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Matthieu Ricard on the habits of happiness

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Remarkable people... ... unmissable talks ... ... now free to the world. TED Ideas Worth Spreading So, I guess this is a result of globalization that you can find Coca Cola ® tins on top of the Everest... ... and buddhist monks in Monterey. (laughter) And so, I just came two days ago, from the Himalayas to your kind invitation. So I would like to invite you also... for a while to the Himalayas themselves. And ... to show the place where meditators, like me, who began with being molecular biologist in Pasteur Institute and found their way to the mountains. So, these are a few images, I was lucky to ... to take and be there. This is the Mount Kailash in Eastern Tibet... ...wonderful setting. This is from Malboro country. (laughter) This is (Turquoise) Lake. A meditator. This is the hottest day of the year, somewhere in Eastern Tibet on August 1st. And the night before we camped. And my Tibetan friends said " We're going to sleep outside." And I said " Why? We have enough space on the tent." They said "Yes, yes, yes. It's summer time!" (Laughter) So now we are going to speak of happiness. As a Frenchmen, I must say that There are a lot French intellectuals that think happiness is not at all interesting. (Laughter) I just wrote an essay on happiness and there was a controversy and someone wrote an article, saying "Don't imposs on us dirty work of happiness." (Laughter) "We don't care about being happy. We need to live with passion. We like the ups and downs of life. We like our suffering because it's so good when it is for a while". (Laughter) This is what I see from the balcony of my hermitage in the Himalayas. It's about 2 meters by 3. And you are all welcome any time. (Laughter) Now let's come to Happiness or Well-Being. And first of all, you know, despite what the French intellectuals say, it seems that no one wakes up in the morning, thinking: "May I suffer the whole day?" (Laughter) which means that somehow consciously or not, directly or indirectly, the short or the long term, whatever we do, whatever we hope, whatever we dream, somehow is related to a deep profound desire for Well-Being or Happiness. As Pascal said: "Even the one who hangs himself, somehow is looking for a cessation of... from suffering". He finds no other way. But then, if we look in the literature, east and west, you can find incredible diversity of definitions of happiness. Some people said: "only believe in remembering the past, imagine the future, never in the present." Some people said "happiness is the right-mind, it's the quality of the freshness of the present moment." And that let to a reversal the french philosophers to say "Oh, the great thinkers of humanity, I left happiness in the vague so they could define...each one could define their own terms." Well, that will be fine, if it was just a secondary preocupation in life; but not if it's something that is going to determine the quality of every instant of our lives. That will matter what it is; to have some clear idea. And probably, the fact, that we don't know that, is why so often, although we see happiness, we seem turn our back to it. Although we want to avoid suffering, it seems we're running someone towards it. And that cause to some kind of confusions. One of the most common one is: Happiness and pleasure. But if you look at the characteristics of those two Pleasure is contingent upon time, upon its object, upon the. place; It is something that changes of nature. Beautiful chocolate cake, first serving is delicious, second one, not so much; then you feel disgusted. That's the nature of things We get tired, I used to be a fan of Bach; I used to play him on the guitar I could hear him two, three, five times; If I could hear him 24 hours non-stop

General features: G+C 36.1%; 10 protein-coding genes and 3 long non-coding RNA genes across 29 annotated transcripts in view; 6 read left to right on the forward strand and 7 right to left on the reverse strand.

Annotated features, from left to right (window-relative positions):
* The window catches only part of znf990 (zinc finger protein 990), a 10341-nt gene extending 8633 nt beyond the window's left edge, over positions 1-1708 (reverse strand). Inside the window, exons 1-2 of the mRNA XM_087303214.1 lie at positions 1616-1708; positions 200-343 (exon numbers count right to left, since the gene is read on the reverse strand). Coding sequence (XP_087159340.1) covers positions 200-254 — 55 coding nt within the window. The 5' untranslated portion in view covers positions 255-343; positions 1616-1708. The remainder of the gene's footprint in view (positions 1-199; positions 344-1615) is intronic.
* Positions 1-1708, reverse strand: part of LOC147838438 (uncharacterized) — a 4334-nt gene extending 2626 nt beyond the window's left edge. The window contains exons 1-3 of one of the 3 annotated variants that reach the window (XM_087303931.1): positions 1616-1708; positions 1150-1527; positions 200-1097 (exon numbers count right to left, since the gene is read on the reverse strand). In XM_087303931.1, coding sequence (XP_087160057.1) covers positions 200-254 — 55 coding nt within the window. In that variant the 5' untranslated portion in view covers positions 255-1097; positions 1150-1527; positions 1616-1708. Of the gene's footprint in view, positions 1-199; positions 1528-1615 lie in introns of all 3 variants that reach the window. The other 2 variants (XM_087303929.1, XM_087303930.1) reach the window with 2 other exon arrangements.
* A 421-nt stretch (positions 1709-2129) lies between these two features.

Video Details

Duration: 20 minutes and 54 seconds
Country: United States
Language: English
Genre: None
Producer: TED.com
Views: 152
Posted by: jean_renard on Feb 20, 2009

What is happiness, and how can we all get some? Biochemist turned Buddhist monk Matthieu Ricard says we can train our minds in habits of well-being, to generate a true sense of serenity and fulfillment.

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